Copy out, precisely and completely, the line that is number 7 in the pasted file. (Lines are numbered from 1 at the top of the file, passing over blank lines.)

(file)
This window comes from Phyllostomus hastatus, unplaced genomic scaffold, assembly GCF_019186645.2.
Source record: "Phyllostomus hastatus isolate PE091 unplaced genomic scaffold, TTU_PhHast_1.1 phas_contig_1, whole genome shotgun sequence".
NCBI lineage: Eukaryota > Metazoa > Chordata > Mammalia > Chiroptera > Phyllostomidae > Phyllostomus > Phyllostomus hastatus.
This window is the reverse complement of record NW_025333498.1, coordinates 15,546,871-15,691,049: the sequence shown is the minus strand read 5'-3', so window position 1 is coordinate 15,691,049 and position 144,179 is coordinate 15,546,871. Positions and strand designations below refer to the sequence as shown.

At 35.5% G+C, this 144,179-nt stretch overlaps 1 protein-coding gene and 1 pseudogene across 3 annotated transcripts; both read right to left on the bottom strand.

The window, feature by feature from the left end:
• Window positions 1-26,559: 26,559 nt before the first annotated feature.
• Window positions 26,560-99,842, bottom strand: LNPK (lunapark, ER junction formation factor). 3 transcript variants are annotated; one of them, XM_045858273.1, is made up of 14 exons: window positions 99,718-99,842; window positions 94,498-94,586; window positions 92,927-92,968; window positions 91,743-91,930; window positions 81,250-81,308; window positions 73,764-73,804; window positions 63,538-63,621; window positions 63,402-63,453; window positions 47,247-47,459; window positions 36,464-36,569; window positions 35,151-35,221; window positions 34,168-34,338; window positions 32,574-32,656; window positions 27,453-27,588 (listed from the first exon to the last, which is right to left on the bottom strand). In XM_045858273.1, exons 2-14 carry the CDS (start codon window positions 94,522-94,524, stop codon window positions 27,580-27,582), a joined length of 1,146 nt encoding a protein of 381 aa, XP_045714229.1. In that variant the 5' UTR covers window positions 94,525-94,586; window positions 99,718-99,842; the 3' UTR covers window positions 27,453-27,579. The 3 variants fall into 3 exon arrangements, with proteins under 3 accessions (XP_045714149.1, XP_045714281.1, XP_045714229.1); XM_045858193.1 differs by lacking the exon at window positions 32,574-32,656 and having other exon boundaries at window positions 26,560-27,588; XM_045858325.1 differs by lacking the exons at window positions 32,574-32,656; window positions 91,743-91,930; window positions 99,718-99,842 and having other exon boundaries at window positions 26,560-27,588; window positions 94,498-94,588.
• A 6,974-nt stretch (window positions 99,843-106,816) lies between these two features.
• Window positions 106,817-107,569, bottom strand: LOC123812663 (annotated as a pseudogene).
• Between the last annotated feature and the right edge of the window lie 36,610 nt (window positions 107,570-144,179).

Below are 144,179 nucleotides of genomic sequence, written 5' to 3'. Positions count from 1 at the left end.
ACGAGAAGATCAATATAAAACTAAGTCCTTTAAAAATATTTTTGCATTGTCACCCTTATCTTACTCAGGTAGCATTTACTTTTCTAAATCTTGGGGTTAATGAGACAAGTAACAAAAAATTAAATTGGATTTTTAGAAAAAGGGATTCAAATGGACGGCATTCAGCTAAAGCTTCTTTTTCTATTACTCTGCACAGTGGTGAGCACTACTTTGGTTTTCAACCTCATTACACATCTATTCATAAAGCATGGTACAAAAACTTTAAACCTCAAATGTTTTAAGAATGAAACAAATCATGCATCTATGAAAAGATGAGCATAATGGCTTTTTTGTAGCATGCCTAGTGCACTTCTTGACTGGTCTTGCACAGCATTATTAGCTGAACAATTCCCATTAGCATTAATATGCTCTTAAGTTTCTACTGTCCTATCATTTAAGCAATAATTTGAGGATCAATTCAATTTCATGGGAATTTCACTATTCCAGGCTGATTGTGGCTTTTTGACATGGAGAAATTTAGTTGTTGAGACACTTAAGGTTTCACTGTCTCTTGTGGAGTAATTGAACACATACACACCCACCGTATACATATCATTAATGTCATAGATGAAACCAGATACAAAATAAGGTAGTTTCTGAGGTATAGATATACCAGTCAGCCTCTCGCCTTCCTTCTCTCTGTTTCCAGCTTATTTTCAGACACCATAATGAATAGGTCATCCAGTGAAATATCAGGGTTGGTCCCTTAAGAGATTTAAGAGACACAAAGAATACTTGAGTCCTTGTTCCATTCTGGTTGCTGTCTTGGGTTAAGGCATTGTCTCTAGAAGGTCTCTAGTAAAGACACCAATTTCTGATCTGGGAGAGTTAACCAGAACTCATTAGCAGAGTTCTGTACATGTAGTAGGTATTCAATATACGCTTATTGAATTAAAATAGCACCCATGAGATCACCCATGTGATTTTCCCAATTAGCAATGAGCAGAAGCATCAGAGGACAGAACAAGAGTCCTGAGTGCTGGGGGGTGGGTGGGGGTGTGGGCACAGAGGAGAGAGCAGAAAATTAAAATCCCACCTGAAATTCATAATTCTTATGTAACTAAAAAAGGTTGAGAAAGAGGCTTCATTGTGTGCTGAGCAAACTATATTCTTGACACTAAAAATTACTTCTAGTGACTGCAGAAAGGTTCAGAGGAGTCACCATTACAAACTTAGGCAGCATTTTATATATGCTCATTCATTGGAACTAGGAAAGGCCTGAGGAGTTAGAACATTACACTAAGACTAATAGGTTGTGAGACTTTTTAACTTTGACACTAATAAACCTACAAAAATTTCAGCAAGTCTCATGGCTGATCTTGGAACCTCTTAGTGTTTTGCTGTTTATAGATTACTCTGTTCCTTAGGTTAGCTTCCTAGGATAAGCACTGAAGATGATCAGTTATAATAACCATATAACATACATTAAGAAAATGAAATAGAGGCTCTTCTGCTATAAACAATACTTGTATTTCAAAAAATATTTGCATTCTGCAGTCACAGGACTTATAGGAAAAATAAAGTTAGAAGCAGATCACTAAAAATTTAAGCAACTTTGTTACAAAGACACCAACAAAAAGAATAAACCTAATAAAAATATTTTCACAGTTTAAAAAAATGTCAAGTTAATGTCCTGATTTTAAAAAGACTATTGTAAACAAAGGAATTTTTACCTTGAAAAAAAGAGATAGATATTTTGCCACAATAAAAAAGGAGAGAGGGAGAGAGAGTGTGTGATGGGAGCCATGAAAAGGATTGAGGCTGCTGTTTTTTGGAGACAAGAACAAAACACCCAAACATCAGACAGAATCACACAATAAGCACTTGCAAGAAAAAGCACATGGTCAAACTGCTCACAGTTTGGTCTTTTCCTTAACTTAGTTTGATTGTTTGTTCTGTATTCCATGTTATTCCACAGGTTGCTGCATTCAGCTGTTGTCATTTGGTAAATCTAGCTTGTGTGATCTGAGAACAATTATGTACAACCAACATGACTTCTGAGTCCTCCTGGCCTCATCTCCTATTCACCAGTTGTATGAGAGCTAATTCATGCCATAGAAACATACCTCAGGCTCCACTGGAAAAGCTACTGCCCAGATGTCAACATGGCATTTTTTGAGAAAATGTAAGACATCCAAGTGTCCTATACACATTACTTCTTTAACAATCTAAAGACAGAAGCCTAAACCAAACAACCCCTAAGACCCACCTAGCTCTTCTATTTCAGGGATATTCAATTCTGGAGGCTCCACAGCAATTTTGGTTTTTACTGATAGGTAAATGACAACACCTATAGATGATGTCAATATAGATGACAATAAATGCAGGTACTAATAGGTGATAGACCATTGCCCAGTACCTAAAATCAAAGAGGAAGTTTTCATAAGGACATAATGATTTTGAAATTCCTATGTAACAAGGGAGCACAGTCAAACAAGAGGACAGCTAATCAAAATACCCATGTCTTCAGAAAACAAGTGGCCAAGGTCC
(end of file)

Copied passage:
• Window positions 1-26,559: 26,559 nt before the first annotated feature.